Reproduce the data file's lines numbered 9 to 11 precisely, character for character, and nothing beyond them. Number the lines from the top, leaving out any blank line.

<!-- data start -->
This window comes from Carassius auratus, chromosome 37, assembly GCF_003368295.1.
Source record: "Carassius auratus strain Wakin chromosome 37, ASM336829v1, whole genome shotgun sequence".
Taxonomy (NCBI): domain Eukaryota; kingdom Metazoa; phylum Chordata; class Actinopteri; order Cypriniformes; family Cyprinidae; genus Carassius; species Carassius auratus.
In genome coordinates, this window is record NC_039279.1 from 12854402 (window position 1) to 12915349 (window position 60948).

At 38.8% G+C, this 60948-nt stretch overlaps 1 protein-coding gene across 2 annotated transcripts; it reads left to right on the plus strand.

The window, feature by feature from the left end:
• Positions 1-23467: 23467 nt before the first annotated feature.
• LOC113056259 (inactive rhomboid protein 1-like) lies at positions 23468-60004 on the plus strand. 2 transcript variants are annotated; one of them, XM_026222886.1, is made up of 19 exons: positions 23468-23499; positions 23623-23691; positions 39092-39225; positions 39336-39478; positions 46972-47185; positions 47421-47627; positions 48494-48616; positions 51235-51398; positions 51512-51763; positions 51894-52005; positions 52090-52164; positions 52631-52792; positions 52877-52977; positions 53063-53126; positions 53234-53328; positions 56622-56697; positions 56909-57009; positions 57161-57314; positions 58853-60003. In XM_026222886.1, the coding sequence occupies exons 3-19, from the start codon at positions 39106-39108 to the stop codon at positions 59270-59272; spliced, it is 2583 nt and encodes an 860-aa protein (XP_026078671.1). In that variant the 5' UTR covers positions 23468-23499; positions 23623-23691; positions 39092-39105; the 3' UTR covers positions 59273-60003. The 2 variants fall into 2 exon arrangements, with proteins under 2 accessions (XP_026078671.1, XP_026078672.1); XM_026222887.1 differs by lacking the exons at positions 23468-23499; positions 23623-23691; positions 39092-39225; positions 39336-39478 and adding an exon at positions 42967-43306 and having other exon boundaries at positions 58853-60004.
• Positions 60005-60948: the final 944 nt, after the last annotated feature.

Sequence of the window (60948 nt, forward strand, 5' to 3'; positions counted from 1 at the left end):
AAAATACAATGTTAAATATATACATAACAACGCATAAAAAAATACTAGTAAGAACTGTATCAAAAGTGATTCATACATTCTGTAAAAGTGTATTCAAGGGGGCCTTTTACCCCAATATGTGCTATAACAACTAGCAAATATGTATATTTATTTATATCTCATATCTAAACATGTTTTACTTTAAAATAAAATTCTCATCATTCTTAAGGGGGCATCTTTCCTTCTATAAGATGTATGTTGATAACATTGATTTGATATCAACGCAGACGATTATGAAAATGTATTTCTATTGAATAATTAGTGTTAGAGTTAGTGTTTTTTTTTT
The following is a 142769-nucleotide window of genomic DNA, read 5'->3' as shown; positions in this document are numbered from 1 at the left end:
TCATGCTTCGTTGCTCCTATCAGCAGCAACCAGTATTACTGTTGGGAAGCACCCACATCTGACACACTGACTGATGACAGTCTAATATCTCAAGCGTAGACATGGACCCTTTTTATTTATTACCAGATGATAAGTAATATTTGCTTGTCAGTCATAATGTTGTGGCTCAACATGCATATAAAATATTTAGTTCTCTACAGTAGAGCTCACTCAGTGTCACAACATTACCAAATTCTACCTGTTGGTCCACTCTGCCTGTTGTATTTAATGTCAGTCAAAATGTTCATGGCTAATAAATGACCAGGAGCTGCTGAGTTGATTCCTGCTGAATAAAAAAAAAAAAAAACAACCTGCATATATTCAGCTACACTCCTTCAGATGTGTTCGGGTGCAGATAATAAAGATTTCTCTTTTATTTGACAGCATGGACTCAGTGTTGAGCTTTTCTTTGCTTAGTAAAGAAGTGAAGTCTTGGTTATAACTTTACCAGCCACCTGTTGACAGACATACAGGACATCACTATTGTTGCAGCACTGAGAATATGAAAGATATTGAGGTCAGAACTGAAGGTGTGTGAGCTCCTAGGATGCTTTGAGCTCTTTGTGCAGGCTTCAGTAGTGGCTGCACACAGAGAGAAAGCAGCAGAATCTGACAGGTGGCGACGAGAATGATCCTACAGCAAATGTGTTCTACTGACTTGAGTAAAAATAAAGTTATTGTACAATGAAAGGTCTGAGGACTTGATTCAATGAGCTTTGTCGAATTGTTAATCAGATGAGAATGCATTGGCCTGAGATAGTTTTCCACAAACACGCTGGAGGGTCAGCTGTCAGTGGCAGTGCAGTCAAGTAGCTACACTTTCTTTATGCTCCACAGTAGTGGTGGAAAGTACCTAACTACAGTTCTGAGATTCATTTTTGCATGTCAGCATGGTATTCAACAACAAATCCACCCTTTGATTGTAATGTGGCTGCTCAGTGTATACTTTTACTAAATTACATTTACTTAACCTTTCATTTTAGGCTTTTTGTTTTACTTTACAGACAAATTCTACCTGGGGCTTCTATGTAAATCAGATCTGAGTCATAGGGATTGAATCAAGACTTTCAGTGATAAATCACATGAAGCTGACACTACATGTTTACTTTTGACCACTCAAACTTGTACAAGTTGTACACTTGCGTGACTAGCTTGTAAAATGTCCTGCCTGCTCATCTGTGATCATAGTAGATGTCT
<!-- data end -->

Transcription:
• Positions 60005-60948: the final 944 nt, after the last annotated feature.

Sequence of the window (60948 nt, forward strand, 5' to 3'; positions counted from 1 at the left end):
AAAATACAATGTTAAATATATACATAACAACGCATAAAAAAATACTAGTAAGAACTGTATCAAAAGTGATTCATACATTCTGTAAAAGTGTATTCAAGGGGGCCTTTTACCCCAATATGTGCTATAACAACTAGCAAATATGTATATTTATTTATATCTCATATCTAAACATGTTTTACTTTAAAATAAAATTCTCATCATTCTTAAGGGGGCATCTTTCCTTCTATAAGATGTATGTTGATAACATTGATTTGATATCAACGCAGACGATTATGAAAATGTATTTCTATTGAATAATTAGTGTTAGAGTTAGTGTTTTTTTTTT